When you look up at the night sky, you'll notice that stars twinkle. That twinkle is in fact pulsations, as stars tend to pulsate. 
Interesting EngineeringBy Fabienne Lang
© Gabriel Pérez Díaz/IAC | Teardrop-Shaped Star Only Pulses on One Side, Making It the First of Its Kind

This is usually the same for all-stars, however, amateur astronomers have recently discovered a star that pulsates only on one side. 
Referred to by the rather un-twinkling name of HD74423, the one-sided pulsating star has taken on a teardrop shape because of a close companion pulling it out of its regular pattern. 
The findings were published in Nature Astronomy on Monday.

A one-sided twinkle

The star in question is around 1.7 times the mass of the Sun and is located about 1,500 light-years away from Earth. But the star isn't all on its own out there, it's accompanied by a red dwarf star. These two stars orbit each other in the short span of two Earth days.

It is precise because of this gravitational pull as they orbit each other that HD74423 is pulled into a teardrop shape and pulses just on one side. This is what is making the star pulsate in this extraordinary manner.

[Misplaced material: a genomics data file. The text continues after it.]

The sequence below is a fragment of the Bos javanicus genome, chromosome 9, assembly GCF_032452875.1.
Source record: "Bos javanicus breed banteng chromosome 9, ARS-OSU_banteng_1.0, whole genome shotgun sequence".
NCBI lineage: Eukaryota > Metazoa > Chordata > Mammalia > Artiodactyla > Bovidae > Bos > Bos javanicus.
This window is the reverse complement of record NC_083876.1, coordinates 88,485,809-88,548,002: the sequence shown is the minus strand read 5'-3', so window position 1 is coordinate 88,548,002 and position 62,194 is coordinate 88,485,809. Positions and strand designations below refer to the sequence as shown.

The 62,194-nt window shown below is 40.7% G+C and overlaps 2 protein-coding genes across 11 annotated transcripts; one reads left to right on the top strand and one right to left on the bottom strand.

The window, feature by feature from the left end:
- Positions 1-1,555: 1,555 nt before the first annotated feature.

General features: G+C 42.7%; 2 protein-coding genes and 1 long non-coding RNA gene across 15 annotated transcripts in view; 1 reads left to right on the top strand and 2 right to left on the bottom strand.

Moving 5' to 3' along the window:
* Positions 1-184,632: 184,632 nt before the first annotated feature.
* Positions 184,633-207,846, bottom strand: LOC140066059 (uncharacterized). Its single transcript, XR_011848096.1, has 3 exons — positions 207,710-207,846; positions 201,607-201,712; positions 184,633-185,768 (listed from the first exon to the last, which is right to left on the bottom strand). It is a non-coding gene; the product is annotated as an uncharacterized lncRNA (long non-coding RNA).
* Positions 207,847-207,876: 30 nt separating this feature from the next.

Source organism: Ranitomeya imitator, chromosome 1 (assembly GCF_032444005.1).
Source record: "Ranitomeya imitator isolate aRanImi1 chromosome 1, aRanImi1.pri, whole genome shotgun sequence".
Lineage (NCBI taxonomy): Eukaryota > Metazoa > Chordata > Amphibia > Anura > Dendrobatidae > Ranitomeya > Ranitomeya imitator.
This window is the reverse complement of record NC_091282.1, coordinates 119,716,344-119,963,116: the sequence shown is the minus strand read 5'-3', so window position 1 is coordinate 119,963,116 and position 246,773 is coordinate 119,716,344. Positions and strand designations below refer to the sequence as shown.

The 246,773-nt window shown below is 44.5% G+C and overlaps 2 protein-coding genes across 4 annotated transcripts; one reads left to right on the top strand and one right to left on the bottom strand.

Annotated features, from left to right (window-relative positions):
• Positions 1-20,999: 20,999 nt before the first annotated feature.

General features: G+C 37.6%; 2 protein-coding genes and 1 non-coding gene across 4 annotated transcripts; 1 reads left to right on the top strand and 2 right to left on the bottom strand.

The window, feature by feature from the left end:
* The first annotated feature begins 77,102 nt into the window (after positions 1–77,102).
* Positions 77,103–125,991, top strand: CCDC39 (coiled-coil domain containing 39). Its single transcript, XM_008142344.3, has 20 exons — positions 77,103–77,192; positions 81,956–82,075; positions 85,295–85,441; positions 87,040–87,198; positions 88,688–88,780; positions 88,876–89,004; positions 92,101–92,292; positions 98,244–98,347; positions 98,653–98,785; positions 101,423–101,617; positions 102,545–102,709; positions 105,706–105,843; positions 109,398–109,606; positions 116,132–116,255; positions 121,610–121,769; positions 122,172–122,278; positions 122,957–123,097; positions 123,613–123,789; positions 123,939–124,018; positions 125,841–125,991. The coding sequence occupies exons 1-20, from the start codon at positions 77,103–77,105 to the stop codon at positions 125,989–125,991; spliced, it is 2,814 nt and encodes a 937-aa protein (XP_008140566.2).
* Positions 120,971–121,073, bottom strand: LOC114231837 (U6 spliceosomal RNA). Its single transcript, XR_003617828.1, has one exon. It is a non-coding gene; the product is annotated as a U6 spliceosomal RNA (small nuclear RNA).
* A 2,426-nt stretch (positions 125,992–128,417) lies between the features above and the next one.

"Stars that pulsate have been known in astronomy for a long time," said Zhao Guo, an author of the study. "The rhythmic pulsations of the stellar surface occur in young and in old stars, can have long or short periods, a wide range of strengths, and different causes. There is however one thing that, until now, all of these stars had in common: The oscillations were always visible on all sides of the star."
However, with HD74423 that's not quite the case as it only pulsates on one side. The amateur astronomers discovered this by closely analyzing data from the planet-hunting TESS satellite. 
This article was originally published by Interesting Engineering.
Previous Post Next Post